So yeah, they continued after Peacetika, but I don't want to talk about it right now. However, just so you know, I love the Cows. If you haven't heard 'em, do. The singer ain't too hot a singer, but he's a good shouter and a fantastic showman. Otherwise, they're pretty near perfect.
Taint Pluribus Taint Unum - Treehouse
So what you got herein is a bunch of high-pitched guitar noise with catchy bass lines - sometimes blues-influenced, sometimes punk-influenced, always drug-influenced. Let's call it a cross between Flipper and Halo Of Flies, and let's all buy it twice, okey-dokey?
And how about them words? Gross, eh? Dog poop? "Mother (I Love That Bitch)?" Fie! Actually, the strange thing is that vocalist Shannon Selberg is a much more poetic lyricist than you would expect. He doesn't just write crap down; he comes up with a concept and an emotion, and then lets it take him where it will. Sometimes it's basic faux-redneck humor, other times it's near-brilliant insight into the way we think and live. On this particular album, it's mostly the humor thing, but he would grow! We all grow! Such energy! Such verve! They named their publishing company "Asbestos Diaper!!!!"
Chow 7" - Treehouse 1988.
But the main reason I'm reviewing the single here is because there are two NON-LP songs on side B, and both are must-owns for the urban Cow boy. "I Remember You" starts off with an ascending Shannon yell through a mic that he appears to be flicking on and off and on and off as he sings (if anybody knows exactly how this effect was created, please let me know!), then the band comes in to back up his on-off-on-off vocals with a high-speed, flailing, messy, moronic, brilliant hardcore song that's over almost as soon as it begins (less than a minute!).
The other tune, "Porky Pig Factory" has a fantastic lumpity-humpty-dumpty-loppity bass line, but the drums are almost completely buried behind a NON-guitar line (Thor just slapping at nothing) and weird LOUD samples that keep popping in and out of the mix. It's really hard to make out Shannon's lyrics, but the song appears to be about either TV or a slaughterhouse (?) The best part besides the terrifically Raymond Scott-esque bass line is the distorted, reverbed sample of Yosemite Sam or some related cowboy character, who introduces the song with about the most ironic comment that could possibly be put on a Cows record -- "DON'T KNOCK SO LOUD! CUZ THERE'S ONE THING I HATE -- AND THAT'S NOISE! I HATE - I HATE NOISE!"
I should warn you that the sound quality is as messy as Taint - HEY! HAVE YOU SEEN THAT COOL $20 BILL 9/11 TRICK? IT'S AWESOME! Look here - http://www.glennbeck.com/news/05172002.shtml. But what I REALLY don't understand is why the 4-track-recordings of "Chow" and "I Remember You" sound so much clearer than the 16-track-recording of "Porky Pig Factory." It's possible that they're just joking when they claim it's 16-track -- in fact, they MUST be, right? "PPF" sounds more like ONE-track than anything else! The other problem is that the single has been out of print for about 14 years. I paid $15 for it on ebay and that was pretty much a bargain. Presumably if Treehouse ever decides to re-issue the first album, they'll add these as bonus tracks.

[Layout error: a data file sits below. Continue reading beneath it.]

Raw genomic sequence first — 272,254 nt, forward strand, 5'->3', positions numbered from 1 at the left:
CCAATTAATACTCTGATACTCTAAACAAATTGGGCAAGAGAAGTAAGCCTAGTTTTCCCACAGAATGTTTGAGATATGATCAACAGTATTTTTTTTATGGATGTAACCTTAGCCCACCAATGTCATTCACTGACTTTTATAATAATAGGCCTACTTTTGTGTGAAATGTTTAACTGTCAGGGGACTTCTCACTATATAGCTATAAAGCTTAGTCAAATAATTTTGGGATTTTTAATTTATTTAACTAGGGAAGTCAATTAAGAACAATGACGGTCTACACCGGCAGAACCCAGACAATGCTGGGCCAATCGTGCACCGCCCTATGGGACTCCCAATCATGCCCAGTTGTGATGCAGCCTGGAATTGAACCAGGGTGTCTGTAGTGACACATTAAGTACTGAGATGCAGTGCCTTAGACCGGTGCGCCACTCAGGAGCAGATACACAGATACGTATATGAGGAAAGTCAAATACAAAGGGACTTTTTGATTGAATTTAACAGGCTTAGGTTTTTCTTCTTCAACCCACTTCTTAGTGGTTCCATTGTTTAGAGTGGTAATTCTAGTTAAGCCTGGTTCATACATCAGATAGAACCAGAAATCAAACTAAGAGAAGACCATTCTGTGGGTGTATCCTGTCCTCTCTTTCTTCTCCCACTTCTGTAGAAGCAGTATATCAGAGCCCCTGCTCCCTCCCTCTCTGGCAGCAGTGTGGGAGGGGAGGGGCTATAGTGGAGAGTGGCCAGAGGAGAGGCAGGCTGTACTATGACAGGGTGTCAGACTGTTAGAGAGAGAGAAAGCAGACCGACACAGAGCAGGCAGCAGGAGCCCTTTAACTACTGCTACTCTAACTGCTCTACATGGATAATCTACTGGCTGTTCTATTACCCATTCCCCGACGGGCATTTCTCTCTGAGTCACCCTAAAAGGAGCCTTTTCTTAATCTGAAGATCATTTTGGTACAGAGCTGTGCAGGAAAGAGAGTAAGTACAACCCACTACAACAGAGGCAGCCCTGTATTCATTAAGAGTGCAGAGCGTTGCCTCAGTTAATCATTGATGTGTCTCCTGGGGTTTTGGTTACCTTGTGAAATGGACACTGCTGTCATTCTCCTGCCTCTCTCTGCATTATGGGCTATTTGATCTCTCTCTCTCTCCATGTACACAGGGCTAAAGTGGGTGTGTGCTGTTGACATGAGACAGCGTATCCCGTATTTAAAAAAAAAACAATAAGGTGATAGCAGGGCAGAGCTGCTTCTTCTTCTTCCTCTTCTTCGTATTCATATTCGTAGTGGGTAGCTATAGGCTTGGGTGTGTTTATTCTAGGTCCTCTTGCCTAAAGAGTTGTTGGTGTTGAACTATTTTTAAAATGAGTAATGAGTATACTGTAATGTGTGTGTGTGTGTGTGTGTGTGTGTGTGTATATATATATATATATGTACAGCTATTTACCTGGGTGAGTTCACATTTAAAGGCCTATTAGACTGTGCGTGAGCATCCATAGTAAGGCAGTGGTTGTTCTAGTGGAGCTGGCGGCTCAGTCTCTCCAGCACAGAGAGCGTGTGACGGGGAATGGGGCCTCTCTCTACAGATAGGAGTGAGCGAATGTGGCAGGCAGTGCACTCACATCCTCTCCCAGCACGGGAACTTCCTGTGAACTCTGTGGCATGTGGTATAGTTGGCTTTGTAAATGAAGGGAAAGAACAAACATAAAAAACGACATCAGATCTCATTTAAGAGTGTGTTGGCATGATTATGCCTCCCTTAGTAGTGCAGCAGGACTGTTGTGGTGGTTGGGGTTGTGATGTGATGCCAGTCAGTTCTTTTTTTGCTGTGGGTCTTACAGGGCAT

GODDAMMIT. No WONDER "Porky Pig Factory" sounds "Raymond Scott-esque." I just did a Yahoo search for the song and a Raymond Scott discography came up. Says the Cows "borrowed" it, which leads me to believe that the bass line was stolen from a Raymond Scott song. That's no good. THAT'S NO GOOD AT ALL!
But aren't you impressed that I called something "Raymond Scott-esque" and turned out to be right on the money? Sure beats the time I mistakenly called Michael Jackson a "down-to-Earth African-American who doesn't fuck little kids up the ass"!
Daddy Has A Tail! - Amphetamine Reptile
And "By The Throat?" That's pop music way back there behind the untuned mess! And "Bum In The Alley" with that stupid cowbell? This is genius disguised as idiocy! These guys are extremely smart, and they all have very good senses of humor.
And this stuff is so darn LOUD!!!!!! But it's not tight heavy standard AMREP fare. This is unique stuff. It resembles Flipper, but much more thought has gone into it. Their combination of youthful musical incompetence and melodically conceptual genius puts them heads above your Helmet, your Tar, your Janitor Joe, etc. - and it guarantees them a future in music. "Sticky And Sweet" is kinda dumb (aside from the hilarious verse "I am the waffle/And you are the syrup/I am covered with square dents/You are STICKY AND SWEET!"), and forecasts a few other lousy love ballad parodies to come but other than that, this is good racket. If you're the type to get headaches, you might not want to listen, but otherwise - buy it, burn it, and listen it down!